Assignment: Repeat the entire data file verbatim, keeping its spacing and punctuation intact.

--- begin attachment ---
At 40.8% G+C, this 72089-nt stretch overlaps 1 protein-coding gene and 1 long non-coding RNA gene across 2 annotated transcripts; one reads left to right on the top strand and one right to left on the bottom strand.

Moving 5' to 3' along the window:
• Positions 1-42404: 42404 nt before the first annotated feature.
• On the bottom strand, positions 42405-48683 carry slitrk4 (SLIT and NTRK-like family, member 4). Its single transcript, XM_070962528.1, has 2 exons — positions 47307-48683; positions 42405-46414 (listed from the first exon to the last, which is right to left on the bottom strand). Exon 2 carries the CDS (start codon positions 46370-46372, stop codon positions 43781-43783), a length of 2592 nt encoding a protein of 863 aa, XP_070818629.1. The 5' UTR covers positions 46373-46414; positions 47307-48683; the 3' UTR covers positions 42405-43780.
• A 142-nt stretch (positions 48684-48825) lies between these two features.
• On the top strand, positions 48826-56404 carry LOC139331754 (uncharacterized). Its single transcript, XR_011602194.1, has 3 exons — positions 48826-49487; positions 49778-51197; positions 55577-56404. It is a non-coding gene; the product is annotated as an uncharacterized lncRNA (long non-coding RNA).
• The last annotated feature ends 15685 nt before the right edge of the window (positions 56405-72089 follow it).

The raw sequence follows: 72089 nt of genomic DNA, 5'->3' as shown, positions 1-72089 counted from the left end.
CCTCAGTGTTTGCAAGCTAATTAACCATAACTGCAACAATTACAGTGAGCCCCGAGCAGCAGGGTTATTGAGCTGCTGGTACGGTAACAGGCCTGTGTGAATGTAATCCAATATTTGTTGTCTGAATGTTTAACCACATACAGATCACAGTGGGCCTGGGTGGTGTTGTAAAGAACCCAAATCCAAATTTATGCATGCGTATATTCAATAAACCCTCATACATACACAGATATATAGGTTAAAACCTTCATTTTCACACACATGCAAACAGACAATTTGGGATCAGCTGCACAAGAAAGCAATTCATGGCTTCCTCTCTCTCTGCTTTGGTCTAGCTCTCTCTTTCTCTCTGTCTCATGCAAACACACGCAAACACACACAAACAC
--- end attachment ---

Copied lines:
At 40.8% G+C, this 72089-nt stretch overlaps 1 protein-coding gene and 1 long non-coding RNA gene across 2 annotated transcripts; one reads left to right on the top strand and one right to left on the bottom strand.

Moving 5' to 3' along the window:
• Positions 1-42404: 42404 nt before the first annotated feature.
• On the bottom strand, positions 42405-48683 carry slitrk4 (SLIT and NTRK-like family, member 4). Its single transcript, XM_070962528.1, has 2 exons — positions 47307-48683; positions 42405-46414 (listed from the first exon to the last, which is right to left on the bottom strand). Exon 2 carries the CDS (start codon positions 46370-46372, stop codon positions 43781-43783), a length of 2592 nt encoding a protein of 863 aa, XP_070818629.1. The 5' UTR covers positions 46373-46414; positions 47307-48683; the 3' UTR covers positions 42405-43780.
• A 142-nt stretch (positions 48684-48825) lies between these two features.
• On the top strand, positions 48826-56404 carry LOC139331754 (uncharacterized). Its single transcript, XR_011602194.1, has 3 exons — positions 48826-49487; positions 49778-51197; positions 55577-56404. It is a non-coding gene; the product is annotated as an uncharacterized lncRNA (long non-coding RNA).
• The last annotated feature ends 15685 nt before the right edge of the window (positions 56405-72089 follow it).

The raw sequence follows: 72089 nt of genomic DNA, 5'->3' as shown, positions 1-72089 counted from the left end.
CCTCAGTGTTTGCAAGCTAATTAACCATAACTGCAACAATTACAGTGAGCCCCGAGCAGCAGGGTTATTGAGCTGCTGGTACGGTAACAGGCCTGTGTGAATGTAATCCAATATTTGTTGTCTGAATGTTTAACCACATACAGATCACAGTGGGCCTGGGTGGTGTTGTAAAGAACCCAAATCCAAATTTATGCATGCGTATATTCAATAAACCCTCATACATACACAGATATATAGGTTAAAACCTTCATTTTCACACACATGCAAACAGACAATTTGGGATCAGCTGCACAAGAAAGCAATTCATGGCTTCCTCTCTCTCTGCTTTGGTCTAGCTCTCTCTTTCTCTCTGTCTCATGCAAACACACGCAAACACACACAAACAC